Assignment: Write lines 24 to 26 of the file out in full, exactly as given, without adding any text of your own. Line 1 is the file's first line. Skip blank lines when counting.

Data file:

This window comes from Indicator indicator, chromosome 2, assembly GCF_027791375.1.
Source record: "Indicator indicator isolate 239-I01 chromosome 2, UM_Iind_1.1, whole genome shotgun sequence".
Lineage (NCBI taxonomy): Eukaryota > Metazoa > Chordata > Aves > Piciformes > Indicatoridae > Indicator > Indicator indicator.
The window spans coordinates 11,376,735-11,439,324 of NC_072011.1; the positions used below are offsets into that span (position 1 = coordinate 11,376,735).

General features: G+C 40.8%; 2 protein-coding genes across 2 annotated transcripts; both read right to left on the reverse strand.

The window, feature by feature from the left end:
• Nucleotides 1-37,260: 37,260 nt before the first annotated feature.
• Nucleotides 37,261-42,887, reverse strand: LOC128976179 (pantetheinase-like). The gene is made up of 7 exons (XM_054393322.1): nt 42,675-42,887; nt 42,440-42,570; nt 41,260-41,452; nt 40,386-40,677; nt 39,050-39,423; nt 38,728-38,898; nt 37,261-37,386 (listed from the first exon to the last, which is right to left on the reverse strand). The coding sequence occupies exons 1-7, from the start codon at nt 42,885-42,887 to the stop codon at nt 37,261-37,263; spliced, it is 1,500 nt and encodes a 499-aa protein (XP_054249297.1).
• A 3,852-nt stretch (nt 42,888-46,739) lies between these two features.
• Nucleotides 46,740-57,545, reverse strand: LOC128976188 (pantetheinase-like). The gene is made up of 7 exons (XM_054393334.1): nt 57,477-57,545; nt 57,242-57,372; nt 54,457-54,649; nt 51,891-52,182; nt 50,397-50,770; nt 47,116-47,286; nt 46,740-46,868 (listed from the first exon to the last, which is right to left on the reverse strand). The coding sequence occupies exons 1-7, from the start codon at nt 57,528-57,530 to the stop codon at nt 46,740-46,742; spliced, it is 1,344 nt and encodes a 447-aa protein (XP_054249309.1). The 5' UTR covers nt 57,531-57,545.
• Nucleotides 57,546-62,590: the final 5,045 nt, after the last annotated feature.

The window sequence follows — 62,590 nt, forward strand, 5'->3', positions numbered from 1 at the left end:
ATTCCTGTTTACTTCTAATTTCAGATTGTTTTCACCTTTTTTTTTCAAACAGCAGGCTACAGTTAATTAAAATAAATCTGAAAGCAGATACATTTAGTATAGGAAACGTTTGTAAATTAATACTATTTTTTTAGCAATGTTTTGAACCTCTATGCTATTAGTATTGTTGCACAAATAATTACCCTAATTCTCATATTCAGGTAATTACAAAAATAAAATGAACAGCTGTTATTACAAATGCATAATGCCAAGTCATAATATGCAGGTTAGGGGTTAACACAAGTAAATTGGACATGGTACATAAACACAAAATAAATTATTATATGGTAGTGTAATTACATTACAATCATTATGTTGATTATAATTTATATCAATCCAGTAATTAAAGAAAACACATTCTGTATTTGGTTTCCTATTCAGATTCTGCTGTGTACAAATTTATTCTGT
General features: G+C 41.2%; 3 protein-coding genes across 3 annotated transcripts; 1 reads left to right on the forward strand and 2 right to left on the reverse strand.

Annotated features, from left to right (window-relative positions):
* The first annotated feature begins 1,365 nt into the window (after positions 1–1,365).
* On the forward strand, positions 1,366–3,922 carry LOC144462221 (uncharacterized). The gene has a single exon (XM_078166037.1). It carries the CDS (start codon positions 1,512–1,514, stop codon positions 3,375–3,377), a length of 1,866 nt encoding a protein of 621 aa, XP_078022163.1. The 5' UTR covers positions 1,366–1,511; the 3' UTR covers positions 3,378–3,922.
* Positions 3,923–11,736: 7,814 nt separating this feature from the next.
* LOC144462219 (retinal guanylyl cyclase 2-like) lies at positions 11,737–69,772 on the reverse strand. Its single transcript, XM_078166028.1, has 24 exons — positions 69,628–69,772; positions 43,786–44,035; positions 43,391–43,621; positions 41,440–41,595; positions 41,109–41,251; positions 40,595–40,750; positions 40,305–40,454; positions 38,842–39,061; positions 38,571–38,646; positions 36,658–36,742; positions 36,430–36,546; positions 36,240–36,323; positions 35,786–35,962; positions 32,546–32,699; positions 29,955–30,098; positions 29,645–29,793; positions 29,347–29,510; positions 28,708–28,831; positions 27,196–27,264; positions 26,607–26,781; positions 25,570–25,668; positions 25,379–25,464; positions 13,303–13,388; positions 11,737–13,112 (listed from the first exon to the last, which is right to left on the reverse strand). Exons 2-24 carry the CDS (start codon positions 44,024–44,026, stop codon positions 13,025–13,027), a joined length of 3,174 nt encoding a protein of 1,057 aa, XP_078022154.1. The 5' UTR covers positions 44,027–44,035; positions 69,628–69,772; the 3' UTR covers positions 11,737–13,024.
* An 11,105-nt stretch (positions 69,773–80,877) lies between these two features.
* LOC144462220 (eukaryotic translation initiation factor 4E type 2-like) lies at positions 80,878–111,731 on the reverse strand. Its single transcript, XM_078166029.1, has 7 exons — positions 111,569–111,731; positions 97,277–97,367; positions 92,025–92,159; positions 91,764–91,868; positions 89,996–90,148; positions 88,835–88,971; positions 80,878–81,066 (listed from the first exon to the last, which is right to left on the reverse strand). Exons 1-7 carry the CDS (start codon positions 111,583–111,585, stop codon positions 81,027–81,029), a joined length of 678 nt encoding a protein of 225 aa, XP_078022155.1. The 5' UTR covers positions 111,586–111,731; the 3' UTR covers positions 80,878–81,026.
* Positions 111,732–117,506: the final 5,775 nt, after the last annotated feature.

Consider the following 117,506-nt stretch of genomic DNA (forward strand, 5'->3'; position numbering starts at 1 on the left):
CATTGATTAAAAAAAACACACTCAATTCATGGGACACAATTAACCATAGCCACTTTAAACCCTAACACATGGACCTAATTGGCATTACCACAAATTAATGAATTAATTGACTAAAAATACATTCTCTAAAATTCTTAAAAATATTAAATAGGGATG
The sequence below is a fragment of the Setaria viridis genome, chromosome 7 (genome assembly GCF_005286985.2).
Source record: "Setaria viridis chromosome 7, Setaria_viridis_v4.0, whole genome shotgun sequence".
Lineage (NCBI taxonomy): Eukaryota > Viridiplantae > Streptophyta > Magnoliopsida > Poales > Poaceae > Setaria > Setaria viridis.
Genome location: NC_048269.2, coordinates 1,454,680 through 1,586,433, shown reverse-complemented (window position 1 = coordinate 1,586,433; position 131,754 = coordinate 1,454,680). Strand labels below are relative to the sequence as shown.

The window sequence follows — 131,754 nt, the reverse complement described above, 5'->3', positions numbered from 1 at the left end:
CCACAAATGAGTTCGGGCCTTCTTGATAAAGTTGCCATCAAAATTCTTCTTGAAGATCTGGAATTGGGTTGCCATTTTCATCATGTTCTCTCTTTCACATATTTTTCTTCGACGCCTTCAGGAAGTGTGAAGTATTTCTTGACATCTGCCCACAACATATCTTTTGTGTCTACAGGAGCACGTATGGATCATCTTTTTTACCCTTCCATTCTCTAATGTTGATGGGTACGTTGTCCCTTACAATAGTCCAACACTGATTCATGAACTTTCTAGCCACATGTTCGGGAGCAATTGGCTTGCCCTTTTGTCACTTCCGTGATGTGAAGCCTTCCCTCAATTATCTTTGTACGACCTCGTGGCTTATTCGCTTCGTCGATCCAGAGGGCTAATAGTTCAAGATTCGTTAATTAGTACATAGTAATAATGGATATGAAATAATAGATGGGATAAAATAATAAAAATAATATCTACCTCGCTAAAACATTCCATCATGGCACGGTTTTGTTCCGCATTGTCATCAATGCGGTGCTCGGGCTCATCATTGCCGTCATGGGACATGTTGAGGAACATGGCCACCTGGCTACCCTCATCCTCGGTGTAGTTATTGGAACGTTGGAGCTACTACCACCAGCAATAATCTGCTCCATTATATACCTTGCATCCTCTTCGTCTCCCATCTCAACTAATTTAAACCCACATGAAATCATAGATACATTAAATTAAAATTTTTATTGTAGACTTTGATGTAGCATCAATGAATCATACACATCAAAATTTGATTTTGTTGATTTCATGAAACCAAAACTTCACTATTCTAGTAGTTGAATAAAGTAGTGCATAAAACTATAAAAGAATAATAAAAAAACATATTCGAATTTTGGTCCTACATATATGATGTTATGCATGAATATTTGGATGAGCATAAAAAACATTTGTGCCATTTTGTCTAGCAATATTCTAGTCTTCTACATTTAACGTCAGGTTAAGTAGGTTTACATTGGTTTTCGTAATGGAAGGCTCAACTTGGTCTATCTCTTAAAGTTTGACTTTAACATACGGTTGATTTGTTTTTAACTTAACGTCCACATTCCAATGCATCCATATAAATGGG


CATTGATTAAAAAAAACACACTCAATTCATGGGACACAATTAACCATAGCCACTTTAAACCCTAACACATGGACCTAATTGGCATTACCACAAATTAATGAATTAATTGACTAAAAATACATTCTCTAAAATTCTTAAAAATATTAAATAGGGATG
The sequence below is a fragment of the Setaria viridis genome, chromosome 7 (genome assembly GCF_005286985.2).
Source record: "Setaria viridis chromosome 7, Setaria_viridis_v4.0, whole genome shotgun sequence".